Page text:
Metabolic, neuroendocrine and immune functions in basal conditions and during the acute-phase response to endotoxic shock in undernourished rats


Serval ID
Article: article from journal or magazin.
Metabolic, neuroendocrine and immune functions in basal conditions and during the acute-phase response to endotoxic shock in undernourished rats
Giovambattista  A., Chisari  A. N., Corro  L., Gaillard  R. C., Spinedi  E.
1021-7401 (Print)
Publication state
Issued date
Journal Article
Research Support, Non-U.S. Gov't
Chronic malnutrition is one of the most important causes of several metabolic, immune and neuroendocrine dysfunctions. The aim of the present study was to determine the influence of chronic food restriction on basal neuroendocrine, immune and adipocyte functions and during the acute-phase response to endotoxic shock in female rats. The effect of refeeding of undernourished rats on the above-mentioned functions was also investigated. For these purposes, plasma total protein, glucose, triglycerides, ACTH, corticosterone, tumor necrosis factor-alpha (TNF) and leptin (LEP) levels were determined in basal condition and 2 h after endotoxin (LPS; 180 microgram/kg body weight, i.p.) administration in 3 different groups: (1) well-nourished (WN) controls; (2) undernourished (UN) rats as a consequence of chronic food restriction, and (3) UN rats re-fed to restoration of their body weights in the WN rat range. The results indicate that UN rats, in comparison with WN controls, developed an arrest in body weight gain as well as in basal hypoglycemia, hypotriglyceridemia, hypoleptinemia, hypercorticosteronemia and enhanced adrenal glucocorticoid content; however, no changes in basal total protein, ACTH and TNF plasma levels and in anterior pituitary ACTH concentrations were found. When endotoxic shock was induced, the LPS-induced hypoglycemia developed in WN rats was abolished in UN animals, and both ACTH and TNF plasma concentrations after endotoxin, albeit significantly (p < 0.05) higher than the respective basal values, were significantly (p < 0.05) lower in UN than in WN control rats. Despite the high basal plasma corticosterone concentration in UN vs. WN rats, the LPS-induced glucocorticoid release was similar in WN and UN rats. Additionally, LPS treatment did not modify basal plasma LEP levels, regardless of the group. Interestingly, UN rats fed ad libitum for 15 days restored their body weight to WN rat range values, and the various metabolic dysfunctions seen in UN rats in both basal and post-LPS conditions were fully normalized. Our results clearly indicate that chronic undernutrition not only affects, as earlier described, reproductive function but also metabolic, neuroendocrine, immune and adipocyte functions, and that the effects induced by undernutrition can be fully reversed after recovery of normal body weight. The present study strongly supports the involvement of the metabolic status in the effectiveness of the defense mechanisms developed in patients in inflammatory stress conditions.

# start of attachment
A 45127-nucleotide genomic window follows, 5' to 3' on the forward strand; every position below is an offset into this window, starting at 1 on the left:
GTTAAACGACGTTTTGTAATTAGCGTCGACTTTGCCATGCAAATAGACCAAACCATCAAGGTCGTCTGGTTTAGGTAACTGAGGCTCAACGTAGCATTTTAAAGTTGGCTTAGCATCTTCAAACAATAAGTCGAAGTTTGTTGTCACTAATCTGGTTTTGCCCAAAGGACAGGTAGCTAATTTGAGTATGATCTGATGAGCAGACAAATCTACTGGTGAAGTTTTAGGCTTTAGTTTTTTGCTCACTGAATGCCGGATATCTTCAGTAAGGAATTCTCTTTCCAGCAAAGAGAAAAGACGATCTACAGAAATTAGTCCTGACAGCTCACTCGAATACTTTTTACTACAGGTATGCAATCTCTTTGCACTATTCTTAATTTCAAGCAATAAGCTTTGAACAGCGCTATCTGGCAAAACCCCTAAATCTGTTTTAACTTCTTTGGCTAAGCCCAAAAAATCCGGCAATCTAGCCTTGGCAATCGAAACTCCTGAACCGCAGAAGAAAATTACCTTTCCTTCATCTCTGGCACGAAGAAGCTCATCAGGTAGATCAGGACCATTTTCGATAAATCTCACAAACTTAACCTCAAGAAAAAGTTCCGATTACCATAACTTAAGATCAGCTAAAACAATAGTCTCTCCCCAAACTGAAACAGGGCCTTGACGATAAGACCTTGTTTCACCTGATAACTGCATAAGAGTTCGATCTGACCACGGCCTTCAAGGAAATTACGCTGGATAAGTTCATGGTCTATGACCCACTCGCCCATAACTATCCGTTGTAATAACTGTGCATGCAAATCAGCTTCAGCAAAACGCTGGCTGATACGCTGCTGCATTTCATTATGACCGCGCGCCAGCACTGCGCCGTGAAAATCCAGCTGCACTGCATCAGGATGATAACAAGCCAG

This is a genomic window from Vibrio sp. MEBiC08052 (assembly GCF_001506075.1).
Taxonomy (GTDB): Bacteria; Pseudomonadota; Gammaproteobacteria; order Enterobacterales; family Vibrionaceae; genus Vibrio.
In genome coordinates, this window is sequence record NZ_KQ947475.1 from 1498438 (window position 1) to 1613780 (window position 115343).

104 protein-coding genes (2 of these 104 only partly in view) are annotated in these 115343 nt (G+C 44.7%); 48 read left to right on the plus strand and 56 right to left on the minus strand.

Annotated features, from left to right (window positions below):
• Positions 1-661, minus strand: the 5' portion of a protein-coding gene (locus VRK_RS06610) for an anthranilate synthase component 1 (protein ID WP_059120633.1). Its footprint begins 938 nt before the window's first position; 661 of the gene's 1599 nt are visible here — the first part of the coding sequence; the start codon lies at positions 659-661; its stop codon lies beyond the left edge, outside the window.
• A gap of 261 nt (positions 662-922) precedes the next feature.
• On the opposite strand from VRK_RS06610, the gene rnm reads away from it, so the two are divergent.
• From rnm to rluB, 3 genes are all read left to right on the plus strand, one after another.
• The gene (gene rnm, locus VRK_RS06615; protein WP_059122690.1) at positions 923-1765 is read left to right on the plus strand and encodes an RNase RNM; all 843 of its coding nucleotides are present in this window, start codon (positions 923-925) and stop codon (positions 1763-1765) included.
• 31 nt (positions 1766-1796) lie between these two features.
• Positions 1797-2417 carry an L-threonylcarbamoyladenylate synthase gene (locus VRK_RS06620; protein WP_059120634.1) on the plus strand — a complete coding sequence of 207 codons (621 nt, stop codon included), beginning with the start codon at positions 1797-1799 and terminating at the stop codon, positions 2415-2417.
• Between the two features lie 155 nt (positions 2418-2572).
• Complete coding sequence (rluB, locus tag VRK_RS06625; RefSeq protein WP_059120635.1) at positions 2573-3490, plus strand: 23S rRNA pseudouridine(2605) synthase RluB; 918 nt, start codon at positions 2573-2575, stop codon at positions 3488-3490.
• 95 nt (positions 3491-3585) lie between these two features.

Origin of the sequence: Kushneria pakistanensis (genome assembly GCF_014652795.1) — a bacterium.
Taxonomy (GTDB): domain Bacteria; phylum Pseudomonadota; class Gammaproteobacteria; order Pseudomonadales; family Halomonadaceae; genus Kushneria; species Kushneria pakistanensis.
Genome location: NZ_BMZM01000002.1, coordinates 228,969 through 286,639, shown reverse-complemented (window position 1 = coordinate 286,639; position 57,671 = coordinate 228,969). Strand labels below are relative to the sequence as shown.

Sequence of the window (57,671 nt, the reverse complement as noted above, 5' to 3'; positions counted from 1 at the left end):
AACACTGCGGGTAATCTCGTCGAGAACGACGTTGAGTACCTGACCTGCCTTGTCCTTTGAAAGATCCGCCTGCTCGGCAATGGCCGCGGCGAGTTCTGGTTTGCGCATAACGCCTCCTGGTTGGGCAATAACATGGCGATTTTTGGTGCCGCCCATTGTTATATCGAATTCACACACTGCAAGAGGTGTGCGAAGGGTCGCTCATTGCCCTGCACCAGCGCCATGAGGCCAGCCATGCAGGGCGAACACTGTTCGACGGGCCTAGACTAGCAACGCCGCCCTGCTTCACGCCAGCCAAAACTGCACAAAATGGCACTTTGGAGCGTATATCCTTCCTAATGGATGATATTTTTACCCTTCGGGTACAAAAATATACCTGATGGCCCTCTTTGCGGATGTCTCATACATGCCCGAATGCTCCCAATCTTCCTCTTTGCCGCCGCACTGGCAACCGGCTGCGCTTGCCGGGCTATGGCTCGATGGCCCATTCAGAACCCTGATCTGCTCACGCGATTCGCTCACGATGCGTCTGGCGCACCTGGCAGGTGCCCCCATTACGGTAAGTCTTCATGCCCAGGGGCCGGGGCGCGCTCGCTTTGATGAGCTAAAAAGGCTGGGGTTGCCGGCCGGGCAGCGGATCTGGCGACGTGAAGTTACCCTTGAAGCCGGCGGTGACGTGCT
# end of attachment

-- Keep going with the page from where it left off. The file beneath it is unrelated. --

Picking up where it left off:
*Acute-Phase Reaction/blood/chemically induced/immunology/metabolism Adipocytes/drug effects/*metabolism Adrenocorticotropic Hormone/blood Aging/physiology Animals Blood Glucose/analysis Corticosterone/blood Female Food Deprivation Immune System/drug effects/immunology/*physiopathology Leptin/blood Lipopolysaccharides/administration & dosage/pharmacology Matched-Pair Analysis Neurosecretory Systems/drug effects/metabolism/*physiopathology *Nutrition Disorders/blood/immunology/metabolism Rats Rats, Sprague-Dawley *Shock, Septic/blood/chemically induced/immunology/metabolism Triglycerides/blood Tumor Necrosis Factor-alpha/analysis Weight Gain
Web of science
Create date
15/02/2008 17:57
Last modification date
20/08/2019 16:01
Usage data